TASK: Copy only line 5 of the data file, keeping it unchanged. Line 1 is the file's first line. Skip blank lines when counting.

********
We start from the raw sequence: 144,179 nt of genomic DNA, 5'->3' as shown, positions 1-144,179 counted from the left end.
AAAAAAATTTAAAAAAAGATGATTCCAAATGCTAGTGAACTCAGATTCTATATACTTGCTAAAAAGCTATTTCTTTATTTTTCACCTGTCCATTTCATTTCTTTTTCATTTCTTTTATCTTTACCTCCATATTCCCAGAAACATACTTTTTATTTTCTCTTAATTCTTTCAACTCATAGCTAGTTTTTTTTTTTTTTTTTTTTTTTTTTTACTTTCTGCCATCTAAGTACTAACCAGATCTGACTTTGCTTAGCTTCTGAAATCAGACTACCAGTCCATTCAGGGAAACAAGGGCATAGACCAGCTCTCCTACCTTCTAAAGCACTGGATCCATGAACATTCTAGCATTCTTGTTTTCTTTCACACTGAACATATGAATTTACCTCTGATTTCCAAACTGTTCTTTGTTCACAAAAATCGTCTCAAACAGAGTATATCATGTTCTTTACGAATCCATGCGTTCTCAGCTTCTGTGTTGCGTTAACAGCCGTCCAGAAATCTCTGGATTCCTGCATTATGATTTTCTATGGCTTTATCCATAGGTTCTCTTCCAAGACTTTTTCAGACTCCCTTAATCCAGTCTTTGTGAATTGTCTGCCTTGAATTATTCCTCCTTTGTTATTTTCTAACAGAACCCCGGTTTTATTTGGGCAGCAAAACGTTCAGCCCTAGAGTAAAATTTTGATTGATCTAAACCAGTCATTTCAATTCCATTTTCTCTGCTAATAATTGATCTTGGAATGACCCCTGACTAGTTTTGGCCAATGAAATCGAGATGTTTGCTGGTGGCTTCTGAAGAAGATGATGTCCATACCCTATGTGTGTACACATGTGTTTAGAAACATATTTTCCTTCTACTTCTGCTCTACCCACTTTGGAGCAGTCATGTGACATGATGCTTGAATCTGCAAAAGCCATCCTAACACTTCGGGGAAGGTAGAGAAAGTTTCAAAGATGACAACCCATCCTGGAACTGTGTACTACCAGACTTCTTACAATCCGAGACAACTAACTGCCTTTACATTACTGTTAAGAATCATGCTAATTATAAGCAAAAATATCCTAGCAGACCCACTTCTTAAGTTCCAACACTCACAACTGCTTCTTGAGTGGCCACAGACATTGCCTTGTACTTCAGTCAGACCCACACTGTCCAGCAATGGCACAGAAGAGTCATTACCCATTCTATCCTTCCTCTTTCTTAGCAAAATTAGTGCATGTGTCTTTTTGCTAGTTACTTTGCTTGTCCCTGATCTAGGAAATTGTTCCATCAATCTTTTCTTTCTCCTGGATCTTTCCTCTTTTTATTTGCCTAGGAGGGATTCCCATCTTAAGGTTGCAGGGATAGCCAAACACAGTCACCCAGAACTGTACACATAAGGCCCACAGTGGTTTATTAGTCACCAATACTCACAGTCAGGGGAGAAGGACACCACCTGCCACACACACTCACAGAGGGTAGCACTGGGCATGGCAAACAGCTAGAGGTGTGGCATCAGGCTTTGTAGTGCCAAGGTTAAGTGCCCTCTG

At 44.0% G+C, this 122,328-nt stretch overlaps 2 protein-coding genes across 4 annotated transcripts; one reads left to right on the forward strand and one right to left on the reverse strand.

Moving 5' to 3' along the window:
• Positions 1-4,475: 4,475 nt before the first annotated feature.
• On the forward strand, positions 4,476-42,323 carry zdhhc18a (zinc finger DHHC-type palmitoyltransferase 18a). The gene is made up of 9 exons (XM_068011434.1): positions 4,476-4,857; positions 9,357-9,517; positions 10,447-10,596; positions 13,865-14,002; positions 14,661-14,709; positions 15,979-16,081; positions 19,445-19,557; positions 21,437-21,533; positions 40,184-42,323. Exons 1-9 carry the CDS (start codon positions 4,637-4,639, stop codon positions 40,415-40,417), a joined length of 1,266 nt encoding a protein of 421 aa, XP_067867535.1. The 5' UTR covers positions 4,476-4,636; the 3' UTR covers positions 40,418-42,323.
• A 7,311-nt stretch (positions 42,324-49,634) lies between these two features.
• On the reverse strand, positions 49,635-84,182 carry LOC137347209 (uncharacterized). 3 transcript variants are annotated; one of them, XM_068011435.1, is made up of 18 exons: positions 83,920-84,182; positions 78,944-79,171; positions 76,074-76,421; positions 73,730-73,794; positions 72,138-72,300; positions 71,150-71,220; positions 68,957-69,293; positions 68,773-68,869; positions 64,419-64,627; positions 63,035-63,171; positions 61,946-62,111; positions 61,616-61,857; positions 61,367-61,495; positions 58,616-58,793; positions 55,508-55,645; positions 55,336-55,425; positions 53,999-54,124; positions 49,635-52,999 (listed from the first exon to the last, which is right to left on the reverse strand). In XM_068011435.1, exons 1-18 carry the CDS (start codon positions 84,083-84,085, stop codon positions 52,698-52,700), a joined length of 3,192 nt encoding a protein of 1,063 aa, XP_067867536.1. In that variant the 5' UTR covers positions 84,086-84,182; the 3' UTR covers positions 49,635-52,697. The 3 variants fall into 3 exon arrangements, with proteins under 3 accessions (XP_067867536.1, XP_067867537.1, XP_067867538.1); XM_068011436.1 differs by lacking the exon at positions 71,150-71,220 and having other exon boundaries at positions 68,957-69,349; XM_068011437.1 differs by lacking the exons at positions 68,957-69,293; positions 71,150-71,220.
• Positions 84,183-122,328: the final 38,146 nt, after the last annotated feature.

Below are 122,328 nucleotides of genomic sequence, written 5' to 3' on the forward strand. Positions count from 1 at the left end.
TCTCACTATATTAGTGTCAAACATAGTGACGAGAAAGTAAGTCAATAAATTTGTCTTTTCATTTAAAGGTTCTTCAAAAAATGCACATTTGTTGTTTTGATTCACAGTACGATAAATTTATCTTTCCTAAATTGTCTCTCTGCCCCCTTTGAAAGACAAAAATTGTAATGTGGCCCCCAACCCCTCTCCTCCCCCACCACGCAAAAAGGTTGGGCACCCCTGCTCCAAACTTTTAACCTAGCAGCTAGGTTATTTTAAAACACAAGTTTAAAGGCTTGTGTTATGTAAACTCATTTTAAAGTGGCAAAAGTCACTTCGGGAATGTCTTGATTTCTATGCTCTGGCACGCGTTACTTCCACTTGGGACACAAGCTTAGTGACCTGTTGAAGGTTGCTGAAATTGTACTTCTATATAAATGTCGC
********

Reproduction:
• Positions 1-4,475: 4,475 nt before the first annotated feature.